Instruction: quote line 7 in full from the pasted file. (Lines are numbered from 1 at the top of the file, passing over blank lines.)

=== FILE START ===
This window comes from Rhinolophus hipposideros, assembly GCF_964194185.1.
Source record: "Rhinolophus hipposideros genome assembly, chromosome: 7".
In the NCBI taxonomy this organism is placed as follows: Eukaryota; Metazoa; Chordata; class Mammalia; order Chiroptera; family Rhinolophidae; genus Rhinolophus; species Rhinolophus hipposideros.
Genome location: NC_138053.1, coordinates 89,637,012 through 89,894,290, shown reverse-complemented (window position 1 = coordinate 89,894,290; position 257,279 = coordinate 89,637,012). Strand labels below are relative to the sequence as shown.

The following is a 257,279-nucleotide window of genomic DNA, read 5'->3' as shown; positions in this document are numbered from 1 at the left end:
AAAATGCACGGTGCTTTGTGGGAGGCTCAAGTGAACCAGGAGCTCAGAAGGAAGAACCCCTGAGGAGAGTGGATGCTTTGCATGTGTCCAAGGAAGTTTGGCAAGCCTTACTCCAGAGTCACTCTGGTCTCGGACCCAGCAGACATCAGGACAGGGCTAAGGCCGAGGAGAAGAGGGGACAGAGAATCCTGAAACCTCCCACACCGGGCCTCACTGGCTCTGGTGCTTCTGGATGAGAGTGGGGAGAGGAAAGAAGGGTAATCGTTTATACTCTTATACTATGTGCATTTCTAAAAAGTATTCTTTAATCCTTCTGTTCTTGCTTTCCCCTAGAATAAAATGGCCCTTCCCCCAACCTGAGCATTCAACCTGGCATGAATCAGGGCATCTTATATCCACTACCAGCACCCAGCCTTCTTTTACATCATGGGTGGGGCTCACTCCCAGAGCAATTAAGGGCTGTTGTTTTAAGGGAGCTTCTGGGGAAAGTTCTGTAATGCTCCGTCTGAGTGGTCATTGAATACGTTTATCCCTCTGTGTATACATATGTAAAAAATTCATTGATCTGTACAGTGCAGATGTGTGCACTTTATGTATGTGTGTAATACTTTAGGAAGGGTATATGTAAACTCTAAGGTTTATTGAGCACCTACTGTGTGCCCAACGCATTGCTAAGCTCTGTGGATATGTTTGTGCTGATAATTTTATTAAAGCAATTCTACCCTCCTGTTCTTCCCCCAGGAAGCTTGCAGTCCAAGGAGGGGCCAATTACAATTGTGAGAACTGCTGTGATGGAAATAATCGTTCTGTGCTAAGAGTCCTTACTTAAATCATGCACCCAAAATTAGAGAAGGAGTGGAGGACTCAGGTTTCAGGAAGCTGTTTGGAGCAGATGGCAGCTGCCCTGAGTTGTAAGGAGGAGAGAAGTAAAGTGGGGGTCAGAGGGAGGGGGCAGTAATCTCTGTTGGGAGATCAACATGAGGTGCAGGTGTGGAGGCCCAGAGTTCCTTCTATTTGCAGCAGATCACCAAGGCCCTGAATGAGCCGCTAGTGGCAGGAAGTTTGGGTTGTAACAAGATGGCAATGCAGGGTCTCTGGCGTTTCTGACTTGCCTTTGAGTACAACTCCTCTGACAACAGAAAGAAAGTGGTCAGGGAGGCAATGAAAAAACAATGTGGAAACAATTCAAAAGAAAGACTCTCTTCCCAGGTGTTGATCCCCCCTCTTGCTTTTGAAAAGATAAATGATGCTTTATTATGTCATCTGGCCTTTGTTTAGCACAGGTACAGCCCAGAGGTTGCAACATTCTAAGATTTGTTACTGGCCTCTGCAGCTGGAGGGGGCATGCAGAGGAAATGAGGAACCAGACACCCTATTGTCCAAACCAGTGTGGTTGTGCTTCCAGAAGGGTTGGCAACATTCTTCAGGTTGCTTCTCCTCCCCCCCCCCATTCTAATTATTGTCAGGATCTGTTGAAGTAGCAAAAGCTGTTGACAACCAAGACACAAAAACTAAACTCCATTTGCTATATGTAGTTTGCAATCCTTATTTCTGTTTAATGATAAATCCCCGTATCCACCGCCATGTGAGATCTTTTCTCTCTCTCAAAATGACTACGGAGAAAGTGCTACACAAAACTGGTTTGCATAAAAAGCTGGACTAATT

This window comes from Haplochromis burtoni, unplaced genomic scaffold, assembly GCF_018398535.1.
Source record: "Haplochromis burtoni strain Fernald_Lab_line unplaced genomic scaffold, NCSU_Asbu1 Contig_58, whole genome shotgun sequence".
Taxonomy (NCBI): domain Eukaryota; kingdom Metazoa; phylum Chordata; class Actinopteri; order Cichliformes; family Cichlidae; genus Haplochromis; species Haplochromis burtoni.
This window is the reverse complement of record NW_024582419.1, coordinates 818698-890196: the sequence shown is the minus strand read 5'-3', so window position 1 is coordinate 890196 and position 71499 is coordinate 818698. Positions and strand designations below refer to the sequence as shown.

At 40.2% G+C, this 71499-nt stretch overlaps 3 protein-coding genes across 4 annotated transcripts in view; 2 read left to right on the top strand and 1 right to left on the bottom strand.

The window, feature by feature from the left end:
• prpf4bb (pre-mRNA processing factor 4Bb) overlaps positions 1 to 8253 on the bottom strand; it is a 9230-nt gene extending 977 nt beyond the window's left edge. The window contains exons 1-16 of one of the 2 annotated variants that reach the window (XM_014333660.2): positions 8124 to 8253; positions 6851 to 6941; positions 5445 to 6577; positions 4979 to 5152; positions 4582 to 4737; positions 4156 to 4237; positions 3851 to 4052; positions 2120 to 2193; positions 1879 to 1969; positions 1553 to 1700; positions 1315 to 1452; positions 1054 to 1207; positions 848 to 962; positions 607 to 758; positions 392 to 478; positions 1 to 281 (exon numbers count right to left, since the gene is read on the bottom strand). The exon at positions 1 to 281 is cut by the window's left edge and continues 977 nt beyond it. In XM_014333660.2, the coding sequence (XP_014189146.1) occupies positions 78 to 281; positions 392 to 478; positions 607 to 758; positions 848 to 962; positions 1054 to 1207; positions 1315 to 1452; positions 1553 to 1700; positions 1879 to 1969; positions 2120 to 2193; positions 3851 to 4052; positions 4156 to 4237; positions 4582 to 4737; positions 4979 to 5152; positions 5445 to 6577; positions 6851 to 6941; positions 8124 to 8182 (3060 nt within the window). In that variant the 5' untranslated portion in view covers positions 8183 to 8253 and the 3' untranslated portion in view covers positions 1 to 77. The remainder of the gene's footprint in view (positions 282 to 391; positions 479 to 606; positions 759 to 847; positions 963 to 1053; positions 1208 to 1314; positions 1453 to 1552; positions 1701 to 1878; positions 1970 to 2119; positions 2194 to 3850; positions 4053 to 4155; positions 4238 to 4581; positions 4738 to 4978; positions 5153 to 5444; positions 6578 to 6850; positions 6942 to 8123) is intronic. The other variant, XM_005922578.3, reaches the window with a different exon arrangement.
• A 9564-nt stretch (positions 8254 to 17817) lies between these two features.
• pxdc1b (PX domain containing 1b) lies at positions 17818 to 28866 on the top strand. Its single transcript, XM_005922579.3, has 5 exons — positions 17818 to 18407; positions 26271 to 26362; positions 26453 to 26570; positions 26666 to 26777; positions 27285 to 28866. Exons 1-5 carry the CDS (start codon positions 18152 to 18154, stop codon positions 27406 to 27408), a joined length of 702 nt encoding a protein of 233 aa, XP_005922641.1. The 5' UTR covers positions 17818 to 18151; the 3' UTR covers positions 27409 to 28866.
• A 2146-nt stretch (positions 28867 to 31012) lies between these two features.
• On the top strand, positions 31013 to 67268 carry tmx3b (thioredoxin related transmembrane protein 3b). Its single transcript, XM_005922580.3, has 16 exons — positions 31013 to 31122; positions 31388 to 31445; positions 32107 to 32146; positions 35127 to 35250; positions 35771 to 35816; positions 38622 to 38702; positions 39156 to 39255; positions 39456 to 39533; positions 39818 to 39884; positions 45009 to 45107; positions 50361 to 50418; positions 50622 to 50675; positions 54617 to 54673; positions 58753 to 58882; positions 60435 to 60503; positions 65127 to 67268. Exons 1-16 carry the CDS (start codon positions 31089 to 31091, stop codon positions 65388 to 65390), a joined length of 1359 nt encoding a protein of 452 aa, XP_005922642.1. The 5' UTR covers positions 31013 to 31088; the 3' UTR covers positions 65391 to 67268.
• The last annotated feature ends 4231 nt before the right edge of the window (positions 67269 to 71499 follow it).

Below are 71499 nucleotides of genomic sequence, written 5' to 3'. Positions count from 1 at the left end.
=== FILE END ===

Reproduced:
This window comes from Haplochromis burtoni, unplaced genomic scaffold, assembly GCF_018398535.1.